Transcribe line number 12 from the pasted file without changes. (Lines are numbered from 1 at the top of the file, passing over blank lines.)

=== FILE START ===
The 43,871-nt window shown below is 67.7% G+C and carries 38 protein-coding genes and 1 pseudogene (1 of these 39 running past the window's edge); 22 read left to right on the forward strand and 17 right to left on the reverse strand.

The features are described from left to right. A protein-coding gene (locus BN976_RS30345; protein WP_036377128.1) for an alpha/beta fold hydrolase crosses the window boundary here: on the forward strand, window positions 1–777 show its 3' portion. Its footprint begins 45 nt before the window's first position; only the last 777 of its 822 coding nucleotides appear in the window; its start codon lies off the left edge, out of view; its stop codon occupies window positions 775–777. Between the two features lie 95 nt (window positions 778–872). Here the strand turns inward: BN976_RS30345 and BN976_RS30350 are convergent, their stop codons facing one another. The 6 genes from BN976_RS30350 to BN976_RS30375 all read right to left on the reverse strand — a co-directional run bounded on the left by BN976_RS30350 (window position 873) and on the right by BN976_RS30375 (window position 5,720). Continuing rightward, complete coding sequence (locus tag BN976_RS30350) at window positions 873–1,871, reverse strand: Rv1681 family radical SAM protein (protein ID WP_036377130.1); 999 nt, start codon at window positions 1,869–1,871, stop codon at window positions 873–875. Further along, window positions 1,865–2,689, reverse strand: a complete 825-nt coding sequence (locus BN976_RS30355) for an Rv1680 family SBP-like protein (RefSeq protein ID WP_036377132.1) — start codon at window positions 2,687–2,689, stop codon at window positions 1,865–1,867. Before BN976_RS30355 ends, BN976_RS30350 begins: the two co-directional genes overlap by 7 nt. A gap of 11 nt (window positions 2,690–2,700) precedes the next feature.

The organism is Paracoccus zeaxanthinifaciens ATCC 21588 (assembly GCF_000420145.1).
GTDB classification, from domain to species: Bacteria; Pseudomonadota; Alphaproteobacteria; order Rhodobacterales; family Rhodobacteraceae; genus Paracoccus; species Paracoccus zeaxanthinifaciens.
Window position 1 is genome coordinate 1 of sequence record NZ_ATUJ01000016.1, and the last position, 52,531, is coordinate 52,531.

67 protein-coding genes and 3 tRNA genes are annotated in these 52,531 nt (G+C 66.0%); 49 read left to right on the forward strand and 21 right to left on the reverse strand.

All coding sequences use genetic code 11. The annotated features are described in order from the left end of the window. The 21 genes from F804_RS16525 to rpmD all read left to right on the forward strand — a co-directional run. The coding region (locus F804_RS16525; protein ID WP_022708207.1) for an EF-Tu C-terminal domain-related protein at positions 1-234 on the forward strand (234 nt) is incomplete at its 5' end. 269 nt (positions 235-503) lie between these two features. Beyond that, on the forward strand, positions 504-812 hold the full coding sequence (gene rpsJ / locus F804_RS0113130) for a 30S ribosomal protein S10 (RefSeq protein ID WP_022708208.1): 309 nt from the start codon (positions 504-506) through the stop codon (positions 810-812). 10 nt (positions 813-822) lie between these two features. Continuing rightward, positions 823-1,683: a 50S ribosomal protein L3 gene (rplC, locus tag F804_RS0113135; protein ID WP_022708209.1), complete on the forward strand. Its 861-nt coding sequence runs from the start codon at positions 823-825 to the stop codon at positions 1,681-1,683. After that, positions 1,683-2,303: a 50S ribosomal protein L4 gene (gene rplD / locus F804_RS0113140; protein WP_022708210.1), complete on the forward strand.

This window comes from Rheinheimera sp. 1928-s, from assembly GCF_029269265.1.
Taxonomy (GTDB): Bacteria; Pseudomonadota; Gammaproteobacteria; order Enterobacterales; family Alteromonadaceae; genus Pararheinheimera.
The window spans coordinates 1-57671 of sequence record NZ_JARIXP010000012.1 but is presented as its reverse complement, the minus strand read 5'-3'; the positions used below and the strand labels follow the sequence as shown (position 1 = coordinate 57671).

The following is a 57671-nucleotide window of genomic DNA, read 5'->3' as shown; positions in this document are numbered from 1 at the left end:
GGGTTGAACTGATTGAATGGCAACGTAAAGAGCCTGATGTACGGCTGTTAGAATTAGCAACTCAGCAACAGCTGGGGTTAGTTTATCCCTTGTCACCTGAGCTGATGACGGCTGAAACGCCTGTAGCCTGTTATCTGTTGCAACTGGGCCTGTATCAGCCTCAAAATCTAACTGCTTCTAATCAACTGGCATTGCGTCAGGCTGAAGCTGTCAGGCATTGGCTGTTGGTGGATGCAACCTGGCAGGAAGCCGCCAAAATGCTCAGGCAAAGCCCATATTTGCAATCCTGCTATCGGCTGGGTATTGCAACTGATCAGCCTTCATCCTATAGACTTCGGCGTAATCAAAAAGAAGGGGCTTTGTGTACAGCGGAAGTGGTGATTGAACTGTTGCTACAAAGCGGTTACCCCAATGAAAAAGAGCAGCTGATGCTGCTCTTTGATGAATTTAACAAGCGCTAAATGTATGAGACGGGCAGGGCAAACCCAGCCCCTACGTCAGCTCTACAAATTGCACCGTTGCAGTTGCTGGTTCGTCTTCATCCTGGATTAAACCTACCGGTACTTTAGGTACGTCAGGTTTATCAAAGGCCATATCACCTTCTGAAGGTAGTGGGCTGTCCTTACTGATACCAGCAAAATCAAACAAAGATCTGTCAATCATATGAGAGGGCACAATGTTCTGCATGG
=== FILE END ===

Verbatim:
GGGTTGAACTGATTGAATGGCAACGTAAAGAGCCTGATGTACGGCTGTTAGAATTAGCAACTCAGCAACAGCTGGGGTTAGTTTATCCCTTGTCACCTGAGCTGATGACGGCTGAAACGCCTGTAGCCTGTTATCTGTTGCAACTGGGCCTGTATCAGCCTCAAAATCTAACTGCTTCTAATCAACTGGCATTGCGTCAGGCTGAAGCTGTCAGGCATTGGCTGTTGGTGGATGCAACCTGGCAGGAAGCCGCCAAAATGCTCAGGCAAAGCCCATATTTGCAATCCTGCTATCGGCTGGGTATTGCAACTGATCAGCCTTCATCCTATAGACTTCGGCGTAATCAAAAAGAAGGGGCTTTGTGTACAGCGGAAGTGGTGATTGAACTGTTGCTACAAAGCGGTTACCCCAATGAAAAAGAGCAGCTGATGCTGCTCTTTGATGAATTTAACAAGCGCTAAATGTATGAGACGGGCAGGGCAAACCCAGCCCCTACGTCAGCTCTACAAATTGCACCGTTGCAGTTGCTGGTTCGTCTTCATCCTGGATTAAACCTACCGGTACTTTAGGTACGTCAGGTTTATCAAAGGCCATATCACCTTCTGAAGGTAGTGGGCTGTCCTTACTGATACCAGCAAAATCAAACAAAGATCTGTCAATCATATGAGAGGGCACAATGTTCTGCATGG